2) Well I might need to use my "Swiss PCB gripper" to turn the PCB upside down to avoid "solder splash" on the main board.(so maybe some use of more specialist equipment is needed here possibly)

  • But I would certainly be worried about static damage .

    Handling the board by the edges and avoiding gratuitously touching and fingering exposed pins/connectors will go a long way to preventing any static damage. Especially in a place as moist as the British Isles.
  • But there is also the question of whether "enthusiasts" will run out of enthusiasm. Having a bare board adds to the risk and has no benefits for the average user . Even if the case is ugly to look at ,it will preserve the PCB . Therefore for me ,an "ugly case" would be the minimum standard and I would not be happy with an uncased item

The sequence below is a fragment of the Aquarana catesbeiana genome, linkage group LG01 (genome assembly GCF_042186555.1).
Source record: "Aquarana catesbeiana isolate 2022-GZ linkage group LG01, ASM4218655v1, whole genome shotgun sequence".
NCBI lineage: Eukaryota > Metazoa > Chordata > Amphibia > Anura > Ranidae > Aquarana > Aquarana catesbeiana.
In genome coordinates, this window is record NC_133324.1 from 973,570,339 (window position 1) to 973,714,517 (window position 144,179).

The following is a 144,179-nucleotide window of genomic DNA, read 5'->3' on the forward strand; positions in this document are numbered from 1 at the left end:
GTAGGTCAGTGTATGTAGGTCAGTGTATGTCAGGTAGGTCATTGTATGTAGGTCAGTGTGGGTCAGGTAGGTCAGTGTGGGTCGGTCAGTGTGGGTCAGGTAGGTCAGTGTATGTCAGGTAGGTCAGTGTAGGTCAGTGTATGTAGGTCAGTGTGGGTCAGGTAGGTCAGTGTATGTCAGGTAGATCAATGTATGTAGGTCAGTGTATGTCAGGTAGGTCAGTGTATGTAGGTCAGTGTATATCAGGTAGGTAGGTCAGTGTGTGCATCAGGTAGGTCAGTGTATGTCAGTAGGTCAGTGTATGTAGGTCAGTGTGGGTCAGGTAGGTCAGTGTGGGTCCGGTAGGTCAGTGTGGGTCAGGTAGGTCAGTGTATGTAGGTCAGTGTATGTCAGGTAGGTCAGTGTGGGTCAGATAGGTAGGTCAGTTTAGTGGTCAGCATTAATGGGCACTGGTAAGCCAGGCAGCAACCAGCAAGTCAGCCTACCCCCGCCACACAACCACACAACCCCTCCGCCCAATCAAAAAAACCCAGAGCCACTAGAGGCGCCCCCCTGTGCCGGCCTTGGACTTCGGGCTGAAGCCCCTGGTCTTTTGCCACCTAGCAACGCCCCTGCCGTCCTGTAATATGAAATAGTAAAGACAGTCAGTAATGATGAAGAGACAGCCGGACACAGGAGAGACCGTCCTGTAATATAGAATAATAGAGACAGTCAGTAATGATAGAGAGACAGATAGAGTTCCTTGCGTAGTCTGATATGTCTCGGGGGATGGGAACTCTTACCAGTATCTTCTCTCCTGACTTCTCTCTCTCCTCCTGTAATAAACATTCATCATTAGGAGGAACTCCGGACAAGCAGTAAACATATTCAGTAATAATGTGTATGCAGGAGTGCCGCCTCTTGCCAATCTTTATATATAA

But of course , a lot of time can be wasted "messing around" like this and the "to do" list ,for stuff like this , can multiply up significantly on small works like this . But where the cost of the interface is significant (say £30 and above) it could be argued that it is time well spent.

    Another question is whether the PCB "can" be cased . If some interfaces are so tight (space wise) then there will be no room for casing . I think sellers should make it clear whether "casing" is possible or make "caseable" versions for people who specifically want to do it.An idea anyway.
  • Er, the benefit to the user is that it's cheap...
    My rubbish website including the redrawn Amstrad schematics and the new home of the Sinclair FAQ wiki.